The survey required a lot of personal reflection on my part. I thought I was taking good care of myself. I’m going to a Naturopathic medical school after all! But I’m wasn't. Not even a little bit. I was barely passing. My mental and emotional health was in the gutters, and I didn’t know what to do. I tried to be kinder to myself that week, not worrying about deadlines and to-do lists. But I found myself thinking one day “I think I’ll treat myself to a shower.” That was all the self-care I could muster, and I realized I deserve more than that.
Medical school is hard, but is shouldn’t mean that I give up the things I love or the things that make me happy to succeed. There is sacrifice, and then there is total death of self.
Physiologically, self care could mitigate the negative effects of stress brought about by increased levels of catecholamines and cortisol such as decreased immune function, distractibility, and poorer cognitive function. However, at the most basic level, self-care—exercise, meditation, relationship building, or just enjoying the little things—can be the one thing that brings consistent contentment. Self care is important because it protects who we fundamentally are. Stress changes us. I consist of values, passions, hobbies, relationships—all the things that make up me. But burnout can eat away at the joy I have for what I do, and I don’t ever want to despise what I feel called to do.
So that term I started taking time every day to do something that was not related to school or work. I went on walks through the park with my husband, exercised more, took time to enjoy my food, and read books for fun. Everything thing I needed to do for classes still got done, was done well, and I felt so much better about myself (my test scores even went up!). At the end of that spring term I retook the survey, and I was pleasantly surprised to realize that I was finally taking care of myself.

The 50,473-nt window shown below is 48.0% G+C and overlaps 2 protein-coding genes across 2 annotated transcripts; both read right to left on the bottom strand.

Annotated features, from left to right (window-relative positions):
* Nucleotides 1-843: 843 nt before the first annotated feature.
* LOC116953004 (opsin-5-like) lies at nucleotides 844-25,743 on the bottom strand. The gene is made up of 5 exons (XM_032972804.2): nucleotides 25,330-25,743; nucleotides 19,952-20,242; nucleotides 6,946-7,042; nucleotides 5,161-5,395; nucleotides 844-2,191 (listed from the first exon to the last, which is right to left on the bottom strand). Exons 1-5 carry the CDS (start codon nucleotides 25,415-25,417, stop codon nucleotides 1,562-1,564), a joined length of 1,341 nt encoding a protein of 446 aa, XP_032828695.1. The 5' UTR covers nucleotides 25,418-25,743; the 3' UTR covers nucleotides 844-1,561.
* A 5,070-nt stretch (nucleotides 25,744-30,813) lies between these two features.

As a future healer, it is important to cultivate the emotional maturity to see past my own feelings during a stressful situation and address the needs and feelings of a patient. As a future primary care provider, I will walk through difficult diagnoses with patients: diabetes, miscarriage, malignancy, etc. I am a aware of my capacity for strong emotions under duress (I do work in an emergency department), but I am only aware through engaging in self care activities.
A survey, even one produced by a medical school, should never ever replace seeking professional medical or mental health help. My intent is to bring awareness that life--school, work, family--may eat you up and leave nothing behind. I think all of us could taking better care of ourselves whether it is through eating better, being more active, spending more time with loved one, or enjoying a bubble bath.
If you love new year's resolutions, make them. Change your diet, exercise more, read, write, create, change. But I know for myself, it doesn't matter what time of the year it is--I promise myself I will pursue what takes care of me and shun what pushes me to burn out.
I'm still not sure what causes people to drop resolutions. But I do know that no one should worry if he/she gets off track with a resolution. Whatever. Caring for oneself is continuous. Don't wait for a special occasion, like celebrating a new year, to starting taking care of yourself.
Many blessings on the start of a new year.
1. Sanchez-Reilly S, Morrision L, Carey E, et al. Caring for oneself to care for others: physicians and their self-care. J Support Oncol. 2013;11(2): 75-81.
2. University of Wisconsin School of Medicine and Public Health – Department of Family Medicine. How healthy are you? http://www.fammed.wisc.edu/files/webfm-uploads/documents/outreach/aware/how-healthy-are-you-survey.pdf. Accessed January 1, 2018.